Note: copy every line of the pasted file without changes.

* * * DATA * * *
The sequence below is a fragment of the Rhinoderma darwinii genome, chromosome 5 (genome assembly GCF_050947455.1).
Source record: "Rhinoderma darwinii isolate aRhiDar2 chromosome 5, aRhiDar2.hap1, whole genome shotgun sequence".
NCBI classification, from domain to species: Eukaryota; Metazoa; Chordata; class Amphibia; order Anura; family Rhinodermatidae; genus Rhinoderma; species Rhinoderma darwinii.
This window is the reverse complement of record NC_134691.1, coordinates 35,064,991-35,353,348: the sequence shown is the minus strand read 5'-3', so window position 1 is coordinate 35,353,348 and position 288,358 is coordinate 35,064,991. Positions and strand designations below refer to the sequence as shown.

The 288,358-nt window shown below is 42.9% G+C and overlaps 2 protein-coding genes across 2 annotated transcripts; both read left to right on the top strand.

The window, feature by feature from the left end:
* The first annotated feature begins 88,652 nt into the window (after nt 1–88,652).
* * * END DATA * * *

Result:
The sequence below is a fragment of the Rhinoderma darwinii genome, chromosome 5 (genome assembly GCF_050947455.1).
Source record: "Rhinoderma darwinii isolate aRhiDar2 chromosome 5, aRhiDar2.hap1, whole genome shotgun sequence".
NCBI classification, from domain to species: Eukaryota; Metazoa; Chordata; class Amphibia; order Anura; family Rhinodermatidae; genus Rhinoderma; species Rhinoderma darwinii.
This window is the reverse complement of record NC_134691.1, coordinates 35,064,991-35,353,348: the sequence shown is the minus strand read 5'-3', so window position 1 is coordinate 35,353,348 and position 288,358 is coordinate 35,064,991. Positions and strand designations below refer to the sequence as shown.

The 288,358-nt window shown below is 42.9% G+C and overlaps 2 protein-coding genes across 2 annotated transcripts; both read left to right on the top strand.

The window, feature by feature from the left end:
* The first annotated feature begins 88,652 nt into the window (after nt 1–88,652).